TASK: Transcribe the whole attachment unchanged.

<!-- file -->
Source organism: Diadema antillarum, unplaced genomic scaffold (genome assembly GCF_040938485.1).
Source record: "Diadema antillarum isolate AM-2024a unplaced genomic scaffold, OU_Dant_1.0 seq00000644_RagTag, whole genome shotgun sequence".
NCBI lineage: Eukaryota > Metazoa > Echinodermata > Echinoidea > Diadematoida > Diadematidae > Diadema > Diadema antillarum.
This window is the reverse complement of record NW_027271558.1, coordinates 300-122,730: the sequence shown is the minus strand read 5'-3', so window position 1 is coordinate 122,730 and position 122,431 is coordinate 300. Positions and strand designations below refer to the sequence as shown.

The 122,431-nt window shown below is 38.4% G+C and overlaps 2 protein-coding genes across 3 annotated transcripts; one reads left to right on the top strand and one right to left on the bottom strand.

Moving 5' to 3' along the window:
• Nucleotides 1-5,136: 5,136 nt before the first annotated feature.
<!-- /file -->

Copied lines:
Source organism: Diadema antillarum, unplaced genomic scaffold (genome assembly GCF_040938485.1).
Source record: "Diadema antillarum isolate AM-2024a unplaced genomic scaffold, OU_Dant_1.0 seq00000644_RagTag, whole genome shotgun sequence".
NCBI lineage: Eukaryota > Metazoa > Echinodermata > Echinoidea > Diadematoida > Diadematidae > Diadema > Diadema antillarum.
This window is the reverse complement of record NW_027271558.1, coordinates 300-122,730: the sequence shown is the minus strand read 5'-3', so window position 1 is coordinate 122,730 and position 122,431 is coordinate 300. Positions and strand designations below refer to the sequence as shown.

The 122,431-nt window shown below is 38.4% G+C and overlaps 2 protein-coding genes across 3 annotated transcripts; one reads left to right on the top strand and one right to left on the bottom strand.

Moving 5' to 3' along the window:
• Nucleotides 1-5,136: 5,136 nt before the first annotated feature.